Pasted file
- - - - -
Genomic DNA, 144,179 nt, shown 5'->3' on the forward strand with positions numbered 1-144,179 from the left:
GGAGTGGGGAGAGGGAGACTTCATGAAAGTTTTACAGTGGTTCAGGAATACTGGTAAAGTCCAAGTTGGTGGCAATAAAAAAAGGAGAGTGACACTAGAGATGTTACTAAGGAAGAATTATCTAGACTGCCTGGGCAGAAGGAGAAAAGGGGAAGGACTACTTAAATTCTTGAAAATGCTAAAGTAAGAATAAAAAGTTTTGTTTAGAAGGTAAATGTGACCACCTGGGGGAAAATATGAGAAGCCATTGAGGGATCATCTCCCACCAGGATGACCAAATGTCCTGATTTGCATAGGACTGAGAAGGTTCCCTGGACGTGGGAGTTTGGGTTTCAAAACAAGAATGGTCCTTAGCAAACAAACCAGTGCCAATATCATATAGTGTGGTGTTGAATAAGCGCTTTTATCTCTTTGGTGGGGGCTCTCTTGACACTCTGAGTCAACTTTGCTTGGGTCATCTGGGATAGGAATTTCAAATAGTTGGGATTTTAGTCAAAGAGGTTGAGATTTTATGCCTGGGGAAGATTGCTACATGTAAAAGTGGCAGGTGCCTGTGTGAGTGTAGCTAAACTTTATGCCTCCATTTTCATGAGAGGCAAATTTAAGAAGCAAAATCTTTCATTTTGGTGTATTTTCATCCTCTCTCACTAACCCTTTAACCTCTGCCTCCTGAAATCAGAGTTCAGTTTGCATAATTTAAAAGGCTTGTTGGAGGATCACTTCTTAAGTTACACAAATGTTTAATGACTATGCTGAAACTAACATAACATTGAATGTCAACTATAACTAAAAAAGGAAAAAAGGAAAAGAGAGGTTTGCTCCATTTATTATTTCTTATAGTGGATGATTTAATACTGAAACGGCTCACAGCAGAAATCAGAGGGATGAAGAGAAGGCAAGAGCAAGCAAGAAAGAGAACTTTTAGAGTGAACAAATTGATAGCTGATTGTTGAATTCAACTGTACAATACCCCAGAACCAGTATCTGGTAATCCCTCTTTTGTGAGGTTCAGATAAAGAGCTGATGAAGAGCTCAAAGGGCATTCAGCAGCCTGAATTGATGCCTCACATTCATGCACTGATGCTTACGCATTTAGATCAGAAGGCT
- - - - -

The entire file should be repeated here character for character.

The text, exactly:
Genomic DNA, 144,179 nt, shown 5'->3' on the forward strand with positions numbered 1-144,179 from the left:
GGAGTGGGGAGAGGGAGACTTCATGAAAGTTTTACAGTGGTTCAGGAATACTGGTAAAGTCCAAGTTGGTGGCAATAAAAAAAGGAGAGTGACACTAGAGATGTTACTAAGGAAGAATTATCTAGACTGCCTGGGCAGAAGGAGAAAAGGGGAAGGACTACTTAAATTCTTGAAAATGCTAAAGTAAGAATAAAAAGTTTTGTTTAGAAGGTAAATGTGACCACCTGGGGGAAAATATGAGAAGCCATTGAGGGATCATCTCCCACCAGGATGACCAAATGTCCTGATTTGCATAGGACTGAGAAGGTTCCCTGGACGTGGGAGTTTGGGTTTCAAAACAAGAATGGTCCTTAGCAAACAAACCAGTGCCAATATCATATAGTGTGGTGTTGAATAAGCGCTTTTATCTCTTTGGTGGGGGCTCTCTTGACACTCTGAGTCAACTTTGCTTGGGTCATCTGGGATAGGAATTTCAAATAGTTGGGATTTTAGTCAAAGAGGTTGAGATTTTATGCCTGGGGAAGATTGCTACATGTAAAAGTGGCAGGTGCCTGTGTGAGTGTAGCTAAACTTTATGCCTCCATTTTCATGAGAGGCAAATTTAAGAAGCAAAATCTTTCATTTTGGTGTATTTTCATCCTCTCTCACTAACCCTTTAACCTCTGCCTCCTGAAATCAGAGTTCAGTTTGCATAATTTAAAAGGCTTGTTGGAGGATCACTTCTTAAGTTACACAAATGTTTAATGACTATGCTGAAACTAACATAACATTGAATGTCAACTATAACTAAAAAAGGAAAAAAGGAAAAGAGAGGTTTGCTCCATTTATTATTTCTTATAGTGGATGATTTAATACTGAAACGGCTCACAGCAGAAATCAGAGGGATGAAGAGAAGGCAAGAGCAAGCAAGAAAGAGAACTTTTAGAGTGAACAAATTGATAGCTGATTGTTGAATTCAACTGTACAATACCCCAGAACCAGTATCTGGTAATCCCTCTTTTGTGAGGTTCAGATAAAGAGCTGATGAAGAGCTCAAAGGGCATTCAGCAGCCTGAATTGATGCCTCACATTCATGCACTGATGCTTACGCATTTAGATCAGAAGGCT